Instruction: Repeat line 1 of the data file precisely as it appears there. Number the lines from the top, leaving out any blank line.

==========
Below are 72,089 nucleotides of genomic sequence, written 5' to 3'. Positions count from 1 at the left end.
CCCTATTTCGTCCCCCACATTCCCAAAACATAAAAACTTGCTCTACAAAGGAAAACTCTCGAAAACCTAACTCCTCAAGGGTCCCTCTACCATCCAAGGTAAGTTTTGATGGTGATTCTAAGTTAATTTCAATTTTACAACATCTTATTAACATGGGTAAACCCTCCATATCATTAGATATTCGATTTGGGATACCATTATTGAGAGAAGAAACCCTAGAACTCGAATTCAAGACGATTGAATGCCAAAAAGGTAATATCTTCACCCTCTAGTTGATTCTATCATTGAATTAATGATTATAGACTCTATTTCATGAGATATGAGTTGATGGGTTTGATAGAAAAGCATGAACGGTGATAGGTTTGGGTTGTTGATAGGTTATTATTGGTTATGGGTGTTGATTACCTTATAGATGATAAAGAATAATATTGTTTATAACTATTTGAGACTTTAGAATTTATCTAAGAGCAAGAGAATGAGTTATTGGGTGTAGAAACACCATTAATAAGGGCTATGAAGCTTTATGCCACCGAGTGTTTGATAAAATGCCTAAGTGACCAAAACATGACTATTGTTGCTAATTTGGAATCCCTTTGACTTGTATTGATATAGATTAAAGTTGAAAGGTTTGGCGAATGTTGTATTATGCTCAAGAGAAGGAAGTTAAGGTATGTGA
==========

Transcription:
Below are 72,089 nucleotides of genomic sequence, written 5' to 3'. Positions count from 1 at the left end.